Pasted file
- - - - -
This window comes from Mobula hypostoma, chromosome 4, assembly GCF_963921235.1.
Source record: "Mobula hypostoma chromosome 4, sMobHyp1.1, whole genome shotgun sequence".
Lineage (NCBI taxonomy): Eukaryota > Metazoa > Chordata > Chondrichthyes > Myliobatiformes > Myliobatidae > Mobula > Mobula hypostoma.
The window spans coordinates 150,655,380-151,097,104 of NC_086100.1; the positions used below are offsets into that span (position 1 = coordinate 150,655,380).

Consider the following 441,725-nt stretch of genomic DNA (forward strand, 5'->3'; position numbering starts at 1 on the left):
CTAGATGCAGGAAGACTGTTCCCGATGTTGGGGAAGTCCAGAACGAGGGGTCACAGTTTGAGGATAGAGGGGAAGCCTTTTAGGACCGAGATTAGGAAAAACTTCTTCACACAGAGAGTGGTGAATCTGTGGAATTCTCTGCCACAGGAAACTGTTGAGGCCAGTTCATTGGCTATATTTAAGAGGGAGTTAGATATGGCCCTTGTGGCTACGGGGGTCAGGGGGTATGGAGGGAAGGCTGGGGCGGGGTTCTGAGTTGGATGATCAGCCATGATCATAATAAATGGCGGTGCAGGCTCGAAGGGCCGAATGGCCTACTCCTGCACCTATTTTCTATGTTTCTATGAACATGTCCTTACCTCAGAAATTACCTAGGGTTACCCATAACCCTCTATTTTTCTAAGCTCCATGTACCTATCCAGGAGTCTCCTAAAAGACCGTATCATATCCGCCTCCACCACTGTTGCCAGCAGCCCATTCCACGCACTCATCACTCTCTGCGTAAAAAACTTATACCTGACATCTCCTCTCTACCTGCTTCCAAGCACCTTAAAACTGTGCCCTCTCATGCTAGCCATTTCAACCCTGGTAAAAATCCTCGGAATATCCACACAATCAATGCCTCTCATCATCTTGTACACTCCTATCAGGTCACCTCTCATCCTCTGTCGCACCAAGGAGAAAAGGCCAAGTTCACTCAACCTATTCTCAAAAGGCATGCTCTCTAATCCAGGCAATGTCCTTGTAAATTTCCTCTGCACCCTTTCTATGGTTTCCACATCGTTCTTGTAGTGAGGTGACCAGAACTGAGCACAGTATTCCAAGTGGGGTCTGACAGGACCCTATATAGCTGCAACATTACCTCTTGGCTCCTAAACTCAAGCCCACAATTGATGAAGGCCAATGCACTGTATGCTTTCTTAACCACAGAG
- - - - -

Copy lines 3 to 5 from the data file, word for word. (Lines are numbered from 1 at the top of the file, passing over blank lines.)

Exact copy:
Lineage (NCBI taxonomy): Eukaryota > Metazoa > Chordata > Chondrichthyes > Myliobatiformes > Myliobatidae > Mobula > Mobula hypostoma.
The window spans coordinates 150,655,380-151,097,104 of NC_086100.1; the positions used below are offsets into that span (position 1 = coordinate 150,655,380).

Consider the following 441,725-nt stretch of genomic DNA (forward strand, 5'->3'; position numbering starts at 1 on the left):